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Hello and welcome to our look ahead to what the papers will be
With me are Torcuil Crichton, Political Editor at The Daily
Record, and the barrister and broadcaster Sophia Cannon.
Thank you for staying for a second review, which is an unusual retreat!
The Financial Times says there's alarm within Downing Street
as the Chancellor hints that he wants to scrap the 2015
Conservative pledge of not raising taxes.
The Mirror also leads with the Chancellor's comments.
It suggests Mr Hammond has signalled he could increase VAT or income
The Times says sources in Washington have told the paper
President Trump is prioritising a trade deal with the EU over
The Independent reports on a British judge,
who warns the Government is displaying "invincible ignorance"
in thinking they can free the country from
The Daily Mail warns of a new mortgage price war
The Sun also warns of tax rises and pension cuts
if the Conservatives win the election.
It says there could be an increase in overseas aid spending.
The Express writes the Prime Minister is to reject
a fresh call from Brussels to give a life-time guarantee of working
rights to EU citizens currently in the UK.
And the Guardian leads with the Presidential elections
in France, and the heightened security in polling stations
Starting with some reflections on three days of campaigning we have
had after the snap election was announced, much to everyone's
surprise. The Daily Mirror is where we will begin. The Tory bombshell.
The Chancellor says he will drop a pledge not to hike taxes. This isn't
comfortable for Philip Hammond, who says he wants to lower the tax
burden on people, when the economy is doing well. Indeed. Spreadsheet
fill, as he is nicknamed in the British press -- Phil, as he is
nicknamed, is that the Tory party is the party that supports the economy
and is fiscally secure. However, he has a black coal. Two forces are
undermining this. First of all the demographic changes and also he is
seen those who voted to leave or remain, the economy will be under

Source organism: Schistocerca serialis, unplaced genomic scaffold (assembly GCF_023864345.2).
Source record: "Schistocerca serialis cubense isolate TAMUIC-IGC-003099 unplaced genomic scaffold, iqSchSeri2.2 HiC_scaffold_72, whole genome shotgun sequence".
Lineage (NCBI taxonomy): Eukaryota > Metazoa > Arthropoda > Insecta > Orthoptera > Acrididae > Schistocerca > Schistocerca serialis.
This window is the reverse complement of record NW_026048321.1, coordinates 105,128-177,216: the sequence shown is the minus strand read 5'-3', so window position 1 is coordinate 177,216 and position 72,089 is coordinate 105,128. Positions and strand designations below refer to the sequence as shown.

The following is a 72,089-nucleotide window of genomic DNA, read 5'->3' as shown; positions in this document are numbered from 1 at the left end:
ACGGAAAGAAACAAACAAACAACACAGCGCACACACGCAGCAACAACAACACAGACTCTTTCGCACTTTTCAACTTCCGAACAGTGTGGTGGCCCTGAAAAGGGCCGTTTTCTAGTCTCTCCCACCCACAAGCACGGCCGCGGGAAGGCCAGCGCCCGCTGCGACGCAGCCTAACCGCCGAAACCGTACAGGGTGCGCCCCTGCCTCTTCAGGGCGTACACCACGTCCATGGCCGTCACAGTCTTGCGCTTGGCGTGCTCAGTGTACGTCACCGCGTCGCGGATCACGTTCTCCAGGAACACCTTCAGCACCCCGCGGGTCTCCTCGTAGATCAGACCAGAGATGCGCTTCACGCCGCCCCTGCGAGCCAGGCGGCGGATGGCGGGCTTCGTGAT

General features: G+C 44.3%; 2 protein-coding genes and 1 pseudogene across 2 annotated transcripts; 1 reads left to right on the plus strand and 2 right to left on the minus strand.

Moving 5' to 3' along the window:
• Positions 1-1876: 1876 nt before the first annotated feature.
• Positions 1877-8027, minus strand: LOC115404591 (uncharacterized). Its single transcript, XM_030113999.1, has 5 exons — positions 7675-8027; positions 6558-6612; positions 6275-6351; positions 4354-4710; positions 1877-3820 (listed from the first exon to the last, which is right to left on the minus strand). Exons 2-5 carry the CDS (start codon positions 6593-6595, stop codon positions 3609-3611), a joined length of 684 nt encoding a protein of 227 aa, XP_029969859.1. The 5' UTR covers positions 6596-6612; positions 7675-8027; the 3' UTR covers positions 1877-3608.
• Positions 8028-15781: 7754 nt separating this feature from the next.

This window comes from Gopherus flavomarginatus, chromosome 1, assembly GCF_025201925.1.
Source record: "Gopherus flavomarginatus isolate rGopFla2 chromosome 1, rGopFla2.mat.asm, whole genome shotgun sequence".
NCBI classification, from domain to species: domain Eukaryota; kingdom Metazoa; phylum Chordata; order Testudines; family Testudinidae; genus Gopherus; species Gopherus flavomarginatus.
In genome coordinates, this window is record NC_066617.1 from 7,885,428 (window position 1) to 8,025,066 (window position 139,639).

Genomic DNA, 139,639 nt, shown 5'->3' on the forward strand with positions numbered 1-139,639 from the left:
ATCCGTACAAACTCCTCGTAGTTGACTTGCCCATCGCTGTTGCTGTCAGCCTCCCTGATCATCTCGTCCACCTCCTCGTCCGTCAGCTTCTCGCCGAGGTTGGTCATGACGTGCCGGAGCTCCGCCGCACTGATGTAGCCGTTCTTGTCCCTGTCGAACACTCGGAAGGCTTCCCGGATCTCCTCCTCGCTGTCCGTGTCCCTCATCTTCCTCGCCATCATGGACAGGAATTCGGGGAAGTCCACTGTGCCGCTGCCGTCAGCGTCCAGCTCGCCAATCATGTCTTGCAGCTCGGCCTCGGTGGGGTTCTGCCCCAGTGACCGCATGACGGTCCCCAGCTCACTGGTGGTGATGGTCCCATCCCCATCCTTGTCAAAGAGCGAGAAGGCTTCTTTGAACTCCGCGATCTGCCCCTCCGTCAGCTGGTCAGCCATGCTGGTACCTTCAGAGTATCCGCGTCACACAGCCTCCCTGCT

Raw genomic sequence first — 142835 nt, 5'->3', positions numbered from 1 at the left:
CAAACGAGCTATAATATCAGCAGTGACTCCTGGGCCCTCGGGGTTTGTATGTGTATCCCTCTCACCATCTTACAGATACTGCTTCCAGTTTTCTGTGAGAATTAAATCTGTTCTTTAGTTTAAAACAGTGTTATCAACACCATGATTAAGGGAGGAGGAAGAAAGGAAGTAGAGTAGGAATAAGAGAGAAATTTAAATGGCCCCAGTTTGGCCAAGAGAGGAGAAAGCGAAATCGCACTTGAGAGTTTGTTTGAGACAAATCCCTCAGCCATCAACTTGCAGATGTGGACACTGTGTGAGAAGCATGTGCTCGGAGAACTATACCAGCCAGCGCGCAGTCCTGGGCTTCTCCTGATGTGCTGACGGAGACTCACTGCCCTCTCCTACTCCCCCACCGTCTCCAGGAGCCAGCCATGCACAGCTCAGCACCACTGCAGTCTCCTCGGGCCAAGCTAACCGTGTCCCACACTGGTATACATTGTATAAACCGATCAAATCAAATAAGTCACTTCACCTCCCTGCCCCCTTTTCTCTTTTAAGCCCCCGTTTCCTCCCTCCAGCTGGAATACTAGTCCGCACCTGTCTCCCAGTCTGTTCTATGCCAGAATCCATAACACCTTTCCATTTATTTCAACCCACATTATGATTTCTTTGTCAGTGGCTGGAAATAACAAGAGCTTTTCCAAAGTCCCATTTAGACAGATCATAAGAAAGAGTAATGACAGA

pressure. When we leave the EU. Indeed. Where is he finding the
money? Has tried to raise national insurance... That didn't work so he
did the U-turn. Indeed. This way is a clever way. He is thinking to
raise VAT, to put a tax on everything that we buy that special
for people and the issue is VAT is paid by more people, poorer people,
at a higher rate because it is the way people buy and consume their
goods. Who would have thought it? The rule of politics, you can't go
into an election promising to raise taxes because you will lose that
election. Unless you are a long way ahead in
the opinion polls. Unless you are confident of getting more than 100
seat majority, as you can afford lose if you friends on the way.
Philip Hammond, last month he tried to raise taxes by raising national
insurance by 2p. He had to drop that in 48 hours. That budget melted in
his hands like chocolate! So he is saying, I will have to get three of
these restraints. The 2015 Tory manifesto said there would be no
rises in national insurance because David Cameron's backroom boys when
they wrote that, they thought they would get in the Lib Dems anyway.
Now they are having to stage an election to escape their own
manifesto. It's now about taxes and it will be the same for tomorrow.
Should we applaud politicians for admitting taxes? We need more
funding if we want the NHS to have enough money in the office. It
depends who is paying the tax. John McDonnell said this is a tax